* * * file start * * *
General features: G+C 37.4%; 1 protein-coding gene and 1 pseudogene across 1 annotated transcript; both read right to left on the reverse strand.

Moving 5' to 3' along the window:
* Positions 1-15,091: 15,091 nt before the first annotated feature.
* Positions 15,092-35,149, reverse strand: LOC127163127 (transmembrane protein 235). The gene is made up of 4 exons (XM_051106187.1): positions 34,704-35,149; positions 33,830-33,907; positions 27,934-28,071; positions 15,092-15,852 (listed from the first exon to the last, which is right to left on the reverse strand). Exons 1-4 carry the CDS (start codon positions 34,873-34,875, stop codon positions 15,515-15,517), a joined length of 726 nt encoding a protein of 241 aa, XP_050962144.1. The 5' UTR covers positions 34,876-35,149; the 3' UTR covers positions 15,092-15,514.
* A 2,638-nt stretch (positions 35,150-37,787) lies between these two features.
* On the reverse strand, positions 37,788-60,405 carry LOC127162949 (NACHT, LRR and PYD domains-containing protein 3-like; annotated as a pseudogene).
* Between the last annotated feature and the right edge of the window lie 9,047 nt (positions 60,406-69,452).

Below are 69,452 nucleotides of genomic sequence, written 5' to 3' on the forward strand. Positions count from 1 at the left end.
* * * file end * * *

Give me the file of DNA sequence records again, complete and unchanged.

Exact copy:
General features: G+C 37.4%; 1 protein-coding gene and 1 pseudogene across 1 annotated transcript; both read right to left on the reverse strand.

Moving 5' to 3' along the window:
* Positions 1-15,091: 15,091 nt before the first annotated feature.
* Positions 15,092-35,149, reverse strand: LOC127163127 (transmembrane protein 235). The gene is made up of 4 exons (XM_051106187.1): positions 34,704-35,149; positions 33,830-33,907; positions 27,934-28,071; positions 15,092-15,852 (listed from the first exon to the last, which is right to left on the reverse strand). Exons 1-4 carry the CDS (start codon positions 34,873-34,875, stop codon positions 15,515-15,517), a joined length of 726 nt encoding a protein of 241 aa, XP_050962144.1. The 5' UTR covers positions 34,876-35,149; the 3' UTR covers positions 15,092-15,514.
* A 2,638-nt stretch (positions 35,150-37,787) lies between these two features.
* On the reverse strand, positions 37,788-60,405 carry LOC127162949 (NACHT, LRR and PYD domains-containing protein 3-like; annotated as a pseudogene).
* Between the last annotated feature and the right edge of the window lie 9,047 nt (positions 60,406-69,452).

Below are 69,452 nucleotides of genomic sequence, written 5' to 3' on the forward strand. Positions count from 1 at the left end.